(The first draft of this piece included a giant factual error.  It also lacked a bit of mind-blowing trivia it turns out I should have included.  Writer is editing, folks.)

When I was a young little dude, my older brothers and I took part in a surprisingly solid local production of GODSPELL. 

We were not religious, but we were really big fans of the music and madness that exploded out of this 'new' hit musical aimed at the young of heart.  Folk harmonies, vaudeville, topical humor, awesome guitar solos, and clown makeup. 

Rather amazing considering it was merely the thesis project of a Harvard Graduate student -- a work cleverly designed to slip the Gospel According To St. Matthew your way when you weren't looking.  His dad must have sold used cars.

Like the classic song by Simon and Garfunkel, the year of this production was a time of innocence for me.  I played no role in the production outside of one of several mascots, but I performed the role well and cherished every minute of it.  I could parrot any line, sing any song.   I simply couldn't get enough of it.  And again -- I wasn't the least bit religious.

Many fans of the musical GODSPELL weren't the biggest fans of the feature film.  You see, the show was all about having a minimal set and maximum audience interaction.   When the movie put that fourth wall between the audience and players -- and furthermore stuck the players roaming around an empty Manhattan -- the spell of GODSPELL was tainted.

Still, there were some interesting moments.  If you've never seen the film, or haven't in ages, this sequence will both amaze you (no CGI or trick photography) as well as spook you a little on this or any anniversary of September 11th --
The towers were still being built at this point.  How's THAT for time of innocence?  (If you can conveniently forget the horrors of the then recent Vietnam war, Nixon's impeachment, and a slew of other delightful period examples of typical humanity.)

The ALL FOR THE BEST song suggests that the wealthy may have their 'twin' ivory towers, but really, who is the land for... the sun and the sand for... you guessed... it's all for the best.  That's what the lyrics plainly suggest.  Considering those towers were dropped as symbols of the wealthy, our bones are properly chilled by this filmmaker clairvoyance of sorts.

Anyway, this film introduced a new song in attempt to lure in stage fans into the cinema.  The song ended the movie with the uplifting suggestion that after Christ's death the survivors and believers could... perhaps...  build 'A Beautiful City'.

I remember how this new song was received by fans.  It was loathed.  It had a Partridge family sheen.   Since I liked the Partridges, I liked it.  I found it was easy to sing along with and actually rather haunting for some inexplicable reason.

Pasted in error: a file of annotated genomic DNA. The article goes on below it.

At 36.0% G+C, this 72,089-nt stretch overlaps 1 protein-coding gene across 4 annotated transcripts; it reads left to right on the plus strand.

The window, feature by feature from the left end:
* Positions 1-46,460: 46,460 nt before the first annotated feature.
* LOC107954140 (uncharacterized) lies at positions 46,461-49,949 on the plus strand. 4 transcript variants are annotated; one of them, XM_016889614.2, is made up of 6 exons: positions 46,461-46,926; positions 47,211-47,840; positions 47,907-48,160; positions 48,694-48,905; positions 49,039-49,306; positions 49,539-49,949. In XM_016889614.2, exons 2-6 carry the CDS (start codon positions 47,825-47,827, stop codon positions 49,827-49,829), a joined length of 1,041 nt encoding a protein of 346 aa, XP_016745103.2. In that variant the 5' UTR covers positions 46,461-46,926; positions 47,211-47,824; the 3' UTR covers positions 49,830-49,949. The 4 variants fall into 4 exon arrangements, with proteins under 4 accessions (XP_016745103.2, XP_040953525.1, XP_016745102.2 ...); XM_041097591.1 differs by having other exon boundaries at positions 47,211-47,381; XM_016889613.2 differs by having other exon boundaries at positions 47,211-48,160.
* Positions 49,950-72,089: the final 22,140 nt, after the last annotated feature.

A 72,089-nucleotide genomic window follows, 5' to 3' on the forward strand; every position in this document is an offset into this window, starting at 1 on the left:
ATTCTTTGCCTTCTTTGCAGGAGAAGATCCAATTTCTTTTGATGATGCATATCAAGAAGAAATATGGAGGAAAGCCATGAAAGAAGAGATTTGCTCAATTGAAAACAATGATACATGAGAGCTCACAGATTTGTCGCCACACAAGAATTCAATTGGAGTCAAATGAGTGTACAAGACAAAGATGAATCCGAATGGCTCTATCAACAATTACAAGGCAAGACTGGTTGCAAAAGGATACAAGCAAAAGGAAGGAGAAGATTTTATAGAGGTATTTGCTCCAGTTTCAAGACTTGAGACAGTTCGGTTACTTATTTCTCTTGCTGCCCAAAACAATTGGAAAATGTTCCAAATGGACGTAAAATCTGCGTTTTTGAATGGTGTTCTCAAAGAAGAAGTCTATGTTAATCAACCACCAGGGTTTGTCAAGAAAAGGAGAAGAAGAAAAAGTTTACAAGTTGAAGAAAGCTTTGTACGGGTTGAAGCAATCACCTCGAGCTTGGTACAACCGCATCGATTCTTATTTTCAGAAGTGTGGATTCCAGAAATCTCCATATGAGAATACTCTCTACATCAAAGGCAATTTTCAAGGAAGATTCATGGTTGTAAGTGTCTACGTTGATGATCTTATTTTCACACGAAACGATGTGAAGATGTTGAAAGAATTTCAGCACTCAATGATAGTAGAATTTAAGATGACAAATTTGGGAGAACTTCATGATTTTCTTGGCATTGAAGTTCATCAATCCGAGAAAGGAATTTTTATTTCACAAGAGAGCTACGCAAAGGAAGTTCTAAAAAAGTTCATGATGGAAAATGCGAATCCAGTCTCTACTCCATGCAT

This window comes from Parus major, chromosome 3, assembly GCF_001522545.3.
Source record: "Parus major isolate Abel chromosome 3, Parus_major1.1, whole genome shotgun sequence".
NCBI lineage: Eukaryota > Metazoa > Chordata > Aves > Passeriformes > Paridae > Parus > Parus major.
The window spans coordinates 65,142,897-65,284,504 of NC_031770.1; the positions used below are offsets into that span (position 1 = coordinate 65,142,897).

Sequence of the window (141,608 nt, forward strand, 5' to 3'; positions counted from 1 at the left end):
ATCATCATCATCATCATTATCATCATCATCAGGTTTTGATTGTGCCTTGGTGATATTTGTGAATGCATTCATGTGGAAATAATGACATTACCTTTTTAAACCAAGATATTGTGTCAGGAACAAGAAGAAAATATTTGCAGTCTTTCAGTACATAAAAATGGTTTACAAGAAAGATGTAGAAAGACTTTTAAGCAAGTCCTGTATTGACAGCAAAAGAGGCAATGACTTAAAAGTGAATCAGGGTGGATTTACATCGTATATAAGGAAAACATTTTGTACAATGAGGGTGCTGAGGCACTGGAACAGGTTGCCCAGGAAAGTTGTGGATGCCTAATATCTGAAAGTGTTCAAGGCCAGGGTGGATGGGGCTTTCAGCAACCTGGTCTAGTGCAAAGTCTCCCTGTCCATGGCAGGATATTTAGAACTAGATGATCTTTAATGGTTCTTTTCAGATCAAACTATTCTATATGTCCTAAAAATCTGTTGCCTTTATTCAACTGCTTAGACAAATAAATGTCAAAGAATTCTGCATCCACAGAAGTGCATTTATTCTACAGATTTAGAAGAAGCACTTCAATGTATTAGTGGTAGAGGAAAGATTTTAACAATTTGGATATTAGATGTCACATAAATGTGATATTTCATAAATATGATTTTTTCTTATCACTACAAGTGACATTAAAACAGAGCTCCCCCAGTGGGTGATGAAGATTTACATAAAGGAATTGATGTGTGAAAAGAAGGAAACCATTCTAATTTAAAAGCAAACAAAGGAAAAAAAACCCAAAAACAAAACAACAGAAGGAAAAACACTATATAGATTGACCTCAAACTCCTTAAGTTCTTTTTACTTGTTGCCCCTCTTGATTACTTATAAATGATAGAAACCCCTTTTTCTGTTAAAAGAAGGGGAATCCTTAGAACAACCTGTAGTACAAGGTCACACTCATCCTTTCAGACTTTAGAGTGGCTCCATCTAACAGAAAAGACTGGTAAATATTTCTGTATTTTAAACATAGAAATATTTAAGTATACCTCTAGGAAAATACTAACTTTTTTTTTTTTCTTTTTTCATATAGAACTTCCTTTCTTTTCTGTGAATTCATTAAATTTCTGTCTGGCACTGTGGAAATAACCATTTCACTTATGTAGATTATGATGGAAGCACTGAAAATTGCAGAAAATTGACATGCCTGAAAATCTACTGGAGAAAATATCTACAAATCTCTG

It was haunting because it and the inclusion of the World Trade Towers in the film typify that aforementioned clairvoyance.  I believe some of our best artists sometimes tap into larger truths and future events.  They don't see the future, in my view, but sometimes they feel it coming.  If that's the silliest thing you've ever heard, know that Sting was taping a concert video of 'Fragile' while the attack was happening.  Consider these lyrics with that knowledge, of a song written years ealier.

Recently in New York there was a revival of GODSPELL.  I didn't see it.  But upon writing this post I learned they not only included 'Beautiful City' in their revival... but that they updated the lyrics.  Behold --
I find this version of the song touching, despite some of the lyrics now being a tad bumpy.  It's touching because as I write this the country and world seem to be in unison around the idea of enough is enough.  That hearts are bleeding in both parties of this nation and folks have had it with war.  War isn't a path to peace.  War is hell.  War is death.

Speaking of death --

-- you know who J.J. Abrams is, right?  LOST.  The new STAR TREK.  The looming STAR WARS remakes.  Okay, well, before all of these show stopper productions there was Jennifer Garner in ALIAS.  Victor Garber played her Dad --
Jack Bristow was easily one of TV's most fascinating fathers.  A ruthless spy type:  he'd do anything for this daughter. 

SPOILER:  Once Jack was interrogating a nasty man and threatened to kill him if he didn't tell her where his daughter was.  The man didn't care.  So Jack Bristow killed him, revived him, and asked again.  That time he got his answer.

You feel kinda dirty enjoying a character like that.  Right?  It's even weirder when this was Garber's other biggest role --
Jesus from GODSPELL.  If this was news to you, get some Advil.  I feel your pain.

If that isn't a loss of innocence, I don't know what is.  Maybe once this wave of dark shows and entertainment passes, once we accept that war doesn't preserve life, we can build ourselves... a beautiful city.  A city of humanity.  Worldwide.

You may say that I'm dreamer...

... but I'm not the only one.

Leave a Reply.